Dear Hunter: Episode 3 — The Tenacity Of Marshall Artz
Posted by Mark Hunter on September 4, 2012 in Dear Hunter, Exclusive, FeaturedMark Hunter, the lead singer of Chimaira, has returned with a third entry in his regular Gun Shy Assassin column, “Dear Hunter.” Read, learn, and enjoy Mark’s prose.
When I was little, my father was famous. He was the greatest guitarist in his country music empire, and he was the Honky Tonk’s decapitator….
Or so the story goes.
I grew up a child of divorce, and partly because of this, I was an angry little shit. So, when I asked my mom for karate lessons at the age of five, I was met with minimal resistance. Any chance to get my hyperactive ass out of the house was a blessing for her.
Saturday morning Kung-Fu Theater was responsible for my first glimpse into the world of martial arts. The Shaw Brothers, Bruce Lee, Bruce Li, and even Bruce Le had me running around the house kicking the shit out of invisible henchmen.
In the early to mid 80′s martial art movies were still a craze, and subsequently dojos were everywhere. Even the rural areas had at least one. Amish ninjas. I’ve seen em.
I started training Goju-Ryu Karate in 1982. My goal was to be like my hero, Bruce Lee. They didn’t have a Jeet Kune Do class near me, so this would have to do. I enjoyed Bruce’s quiet demeanor and explosive bark when he’d attack. I recall getting reprimanded for imitating him in class. Waaaaaaaa!
A couple of years (and belts) later I see a movie with a character sharing the same traits as the founder of Goju-Ryu, including his name, Miyagi. Of course, I was stoked, and Daniel-San became my new hero. Holy fuck am I dating myself. Which reminds me, I walked into Radio Shack today and asked for the components build a time machine….anyway.
Apart from confidence with bullies, the eastern philosophy I was learning gave me a unique set of eyes compared to the western trained mind. It also alienated me and made it hard to make friends. Most kids liked football, I wanted to take a samurai sword and slice their football in one fail swoop, then heal it with ‘energy’. This was before drugs.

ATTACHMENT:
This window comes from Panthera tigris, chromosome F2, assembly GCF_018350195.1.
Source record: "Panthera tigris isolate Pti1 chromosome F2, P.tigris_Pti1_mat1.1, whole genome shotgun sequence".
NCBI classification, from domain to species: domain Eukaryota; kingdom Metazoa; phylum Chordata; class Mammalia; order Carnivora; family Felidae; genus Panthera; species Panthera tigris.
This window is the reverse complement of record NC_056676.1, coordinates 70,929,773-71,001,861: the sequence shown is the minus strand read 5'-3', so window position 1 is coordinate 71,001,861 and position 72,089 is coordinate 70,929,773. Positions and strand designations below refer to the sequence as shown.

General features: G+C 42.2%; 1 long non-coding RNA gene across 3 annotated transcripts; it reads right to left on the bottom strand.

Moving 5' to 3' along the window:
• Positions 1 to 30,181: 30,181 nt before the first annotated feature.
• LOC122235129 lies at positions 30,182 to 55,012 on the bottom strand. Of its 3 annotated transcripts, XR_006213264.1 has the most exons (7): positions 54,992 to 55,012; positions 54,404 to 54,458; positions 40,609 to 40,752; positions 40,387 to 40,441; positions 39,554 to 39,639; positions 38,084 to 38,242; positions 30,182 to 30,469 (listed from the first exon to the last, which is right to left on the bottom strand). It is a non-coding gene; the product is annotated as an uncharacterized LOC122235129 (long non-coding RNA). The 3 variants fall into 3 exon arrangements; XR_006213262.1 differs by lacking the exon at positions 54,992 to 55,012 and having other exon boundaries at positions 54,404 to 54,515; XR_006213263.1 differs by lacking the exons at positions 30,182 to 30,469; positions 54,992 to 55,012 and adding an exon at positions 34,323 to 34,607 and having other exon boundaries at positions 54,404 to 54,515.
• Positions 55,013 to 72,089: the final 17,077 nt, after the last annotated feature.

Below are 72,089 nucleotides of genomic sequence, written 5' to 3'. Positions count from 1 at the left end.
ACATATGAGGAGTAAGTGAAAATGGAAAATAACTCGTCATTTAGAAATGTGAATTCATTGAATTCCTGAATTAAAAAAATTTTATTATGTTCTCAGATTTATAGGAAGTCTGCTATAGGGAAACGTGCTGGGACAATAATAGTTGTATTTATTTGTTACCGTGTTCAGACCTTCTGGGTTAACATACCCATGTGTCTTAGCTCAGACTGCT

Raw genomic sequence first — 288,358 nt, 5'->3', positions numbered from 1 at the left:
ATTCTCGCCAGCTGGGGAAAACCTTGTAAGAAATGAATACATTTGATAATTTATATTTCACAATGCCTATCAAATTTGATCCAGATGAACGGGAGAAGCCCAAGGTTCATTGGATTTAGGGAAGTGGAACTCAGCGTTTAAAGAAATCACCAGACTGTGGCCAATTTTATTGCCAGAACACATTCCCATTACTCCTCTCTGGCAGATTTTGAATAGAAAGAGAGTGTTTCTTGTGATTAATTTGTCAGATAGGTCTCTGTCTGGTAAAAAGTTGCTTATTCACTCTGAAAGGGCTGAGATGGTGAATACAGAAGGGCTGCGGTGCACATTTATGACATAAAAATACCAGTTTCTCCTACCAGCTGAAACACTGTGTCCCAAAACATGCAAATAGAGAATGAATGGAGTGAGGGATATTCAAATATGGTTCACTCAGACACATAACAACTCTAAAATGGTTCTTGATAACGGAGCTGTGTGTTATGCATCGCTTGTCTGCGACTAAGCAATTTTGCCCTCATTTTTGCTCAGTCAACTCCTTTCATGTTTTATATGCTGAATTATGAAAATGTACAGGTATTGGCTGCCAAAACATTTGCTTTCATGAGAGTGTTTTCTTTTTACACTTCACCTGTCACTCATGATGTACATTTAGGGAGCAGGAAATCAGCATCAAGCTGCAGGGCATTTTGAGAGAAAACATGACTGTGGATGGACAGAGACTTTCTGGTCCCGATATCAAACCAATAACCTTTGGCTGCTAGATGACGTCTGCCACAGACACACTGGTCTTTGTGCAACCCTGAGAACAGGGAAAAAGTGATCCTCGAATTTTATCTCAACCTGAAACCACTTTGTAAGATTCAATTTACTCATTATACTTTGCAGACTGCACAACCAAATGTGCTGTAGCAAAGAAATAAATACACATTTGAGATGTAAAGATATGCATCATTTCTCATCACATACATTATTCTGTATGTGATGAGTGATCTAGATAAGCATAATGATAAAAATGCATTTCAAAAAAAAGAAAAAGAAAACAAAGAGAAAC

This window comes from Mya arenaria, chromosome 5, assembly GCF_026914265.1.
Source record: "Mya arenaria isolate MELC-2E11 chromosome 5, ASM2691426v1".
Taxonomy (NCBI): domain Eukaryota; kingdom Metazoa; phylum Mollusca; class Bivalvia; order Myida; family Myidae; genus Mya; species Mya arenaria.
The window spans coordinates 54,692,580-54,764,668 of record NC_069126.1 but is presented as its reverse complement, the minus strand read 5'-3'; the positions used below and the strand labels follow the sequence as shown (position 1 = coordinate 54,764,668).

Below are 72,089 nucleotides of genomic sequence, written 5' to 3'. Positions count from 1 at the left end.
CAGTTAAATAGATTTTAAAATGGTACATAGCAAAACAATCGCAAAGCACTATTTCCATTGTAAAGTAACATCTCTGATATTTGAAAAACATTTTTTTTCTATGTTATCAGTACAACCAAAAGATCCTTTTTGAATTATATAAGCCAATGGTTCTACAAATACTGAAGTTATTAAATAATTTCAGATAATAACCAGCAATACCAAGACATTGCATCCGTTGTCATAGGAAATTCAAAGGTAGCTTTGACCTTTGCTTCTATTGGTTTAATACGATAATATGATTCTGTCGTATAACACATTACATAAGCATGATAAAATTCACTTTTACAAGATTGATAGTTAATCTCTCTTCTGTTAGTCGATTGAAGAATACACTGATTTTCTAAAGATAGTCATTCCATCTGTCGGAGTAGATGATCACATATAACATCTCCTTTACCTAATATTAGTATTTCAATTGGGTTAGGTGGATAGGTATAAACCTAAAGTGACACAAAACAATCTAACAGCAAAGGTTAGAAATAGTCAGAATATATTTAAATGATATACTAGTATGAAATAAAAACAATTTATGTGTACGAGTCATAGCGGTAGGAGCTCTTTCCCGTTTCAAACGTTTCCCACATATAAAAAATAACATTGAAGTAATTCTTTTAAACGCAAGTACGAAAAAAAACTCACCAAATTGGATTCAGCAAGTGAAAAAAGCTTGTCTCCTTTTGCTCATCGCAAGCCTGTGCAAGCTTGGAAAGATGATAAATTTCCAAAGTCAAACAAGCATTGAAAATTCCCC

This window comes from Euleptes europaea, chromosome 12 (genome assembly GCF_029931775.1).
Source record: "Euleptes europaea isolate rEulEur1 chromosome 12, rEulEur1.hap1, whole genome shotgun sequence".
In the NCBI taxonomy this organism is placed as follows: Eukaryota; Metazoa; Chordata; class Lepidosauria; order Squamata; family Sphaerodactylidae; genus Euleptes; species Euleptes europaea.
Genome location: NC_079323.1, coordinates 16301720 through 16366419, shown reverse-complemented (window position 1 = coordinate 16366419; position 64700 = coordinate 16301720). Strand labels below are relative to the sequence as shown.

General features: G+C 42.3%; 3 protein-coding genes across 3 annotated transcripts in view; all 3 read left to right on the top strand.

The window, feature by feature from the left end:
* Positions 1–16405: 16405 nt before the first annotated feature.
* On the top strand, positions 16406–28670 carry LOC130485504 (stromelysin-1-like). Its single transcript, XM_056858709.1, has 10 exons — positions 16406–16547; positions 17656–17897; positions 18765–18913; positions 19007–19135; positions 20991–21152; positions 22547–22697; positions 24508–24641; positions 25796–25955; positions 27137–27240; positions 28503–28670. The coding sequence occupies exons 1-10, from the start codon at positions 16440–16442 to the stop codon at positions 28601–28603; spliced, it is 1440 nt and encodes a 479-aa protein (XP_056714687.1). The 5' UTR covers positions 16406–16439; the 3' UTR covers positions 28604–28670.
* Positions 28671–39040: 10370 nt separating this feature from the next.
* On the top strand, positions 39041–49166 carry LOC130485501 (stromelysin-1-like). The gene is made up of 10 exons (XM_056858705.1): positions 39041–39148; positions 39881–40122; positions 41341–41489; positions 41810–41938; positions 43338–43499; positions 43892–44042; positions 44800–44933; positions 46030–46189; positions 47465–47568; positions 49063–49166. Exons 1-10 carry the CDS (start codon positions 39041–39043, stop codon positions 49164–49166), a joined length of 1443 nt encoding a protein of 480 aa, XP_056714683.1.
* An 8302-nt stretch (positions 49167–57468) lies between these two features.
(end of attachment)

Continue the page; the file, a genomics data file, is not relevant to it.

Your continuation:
The major focus of that style is the balance between hard and soft. Thanks to this, I am able to live comfortably when times are dark because I understand the importance of it. While most run for the hills when the going gets tough, I tend to ride things out. While I have been told I might be psychotic, I think I’m a subtle mix of sane and batshit.
Having the ability to face and conquer fear is a gift I’m not sure would have been possible without martial arts. Understanding balance provided me with unique knowledge to help me help others, while also giving me an extreme advantage over adversaries. If only I could do the full splits.
Part of balance with martial arts, for me, is being able to walk away from it when I need to. Music called me in my teens, and later Tony Jaa called me (not literally, although that’d be sick) back to the dojo.
In 2007, I started training Muay Thai while dabbling in Tae Kwon Do and Jui-Jitsu. Then in 2010 a back injury, world tours, and a few serious family stressors led me to tap out for a bit.
The beauty of the martial arts philosophy is that it will always be there, I can always learn from it, and it has never failed me. I have been trained to strive for spiritual freedom, and to fight using my mind. The martial arts are great for people of all ages.
“Obey the principles without being bound to them” — Bruce Lee
Time for this Lone Wolf sans Cub to get off the internet for a while and get back to the dojo. The next Bruce Leroy is in the making, and I’m tired of social media. If you need me, find the Abbot of Shaolin.
Ten Ass Kicking Martial Arts Flicks:
“The Big Boss”
“Revenge Of The Ninja”
“The 36th Chamber Of Shaolin”
“Ong Bak: Muay Thai Warrior”
“Kill Bill V1 / 2″ – I count this as one
“Five Deadly Venoms”
“The Chinese Connection”
“Master Of The Flying Guillotine”
“Best Of The Best”
* If you haven’t yet, you MUST see ”Construction Worker 3: Blood Brothers.”